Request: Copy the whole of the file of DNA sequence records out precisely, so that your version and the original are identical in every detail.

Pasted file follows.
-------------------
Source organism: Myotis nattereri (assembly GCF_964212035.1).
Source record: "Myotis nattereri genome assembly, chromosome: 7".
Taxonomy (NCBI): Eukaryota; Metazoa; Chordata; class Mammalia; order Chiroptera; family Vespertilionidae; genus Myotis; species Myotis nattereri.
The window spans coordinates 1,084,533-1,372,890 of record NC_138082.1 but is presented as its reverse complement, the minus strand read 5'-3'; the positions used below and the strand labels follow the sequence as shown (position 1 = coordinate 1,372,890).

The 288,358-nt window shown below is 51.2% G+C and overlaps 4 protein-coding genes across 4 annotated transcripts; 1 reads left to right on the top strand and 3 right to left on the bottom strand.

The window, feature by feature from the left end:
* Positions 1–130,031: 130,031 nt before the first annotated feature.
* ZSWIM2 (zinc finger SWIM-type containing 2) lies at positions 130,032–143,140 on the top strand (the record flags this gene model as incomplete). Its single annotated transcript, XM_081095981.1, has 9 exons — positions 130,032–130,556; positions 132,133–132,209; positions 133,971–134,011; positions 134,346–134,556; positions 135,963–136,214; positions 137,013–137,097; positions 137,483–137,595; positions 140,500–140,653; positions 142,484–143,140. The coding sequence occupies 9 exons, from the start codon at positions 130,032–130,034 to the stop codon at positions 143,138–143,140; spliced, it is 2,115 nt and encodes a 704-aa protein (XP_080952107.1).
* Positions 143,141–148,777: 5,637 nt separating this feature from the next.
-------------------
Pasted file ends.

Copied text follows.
Source organism: Myotis nattereri (assembly GCF_964212035.1).
Source record: "Myotis nattereri genome assembly, chromosome: 7".
Taxonomy (NCBI): Eukaryota; Metazoa; Chordata; class Mammalia; order Chiroptera; family Vespertilionidae; genus Myotis; species Myotis nattereri.
The window spans coordinates 1,084,533-1,372,890 of record NC_138082.1 but is presented as its reverse complement, the minus strand read 5'-3'; the positions used below and the strand labels follow the sequence as shown (position 1 = coordinate 1,372,890).

The 288,358-nt window shown below is 51.2% G+C and overlaps 4 protein-coding genes across 4 annotated transcripts; 1 reads left to right on the top strand and 3 right to left on the bottom strand.

The window, feature by feature from the left end:
* Positions 1–130,031: 130,031 nt before the first annotated feature.
* ZSWIM2 (zinc finger SWIM-type containing 2) lies at positions 130,032–143,140 on the top strand (the record flags this gene model as incomplete). Its single annotated transcript, XM_081095981.1, has 9 exons — positions 130,032–130,556; positions 132,133–132,209; positions 133,971–134,011; positions 134,346–134,556; positions 135,963–136,214; positions 137,013–137,097; positions 137,483–137,595; positions 140,500–140,653; positions 142,484–143,140. The coding sequence occupies 9 exons, from the start codon at positions 130,032–130,034 to the stop codon at positions 143,138–143,140; spliced, it is 2,115 nt and encodes a 704-aa protein (XP_080952107.1).
* Positions 143,141–148,777: 5,637 nt separating this feature from the next.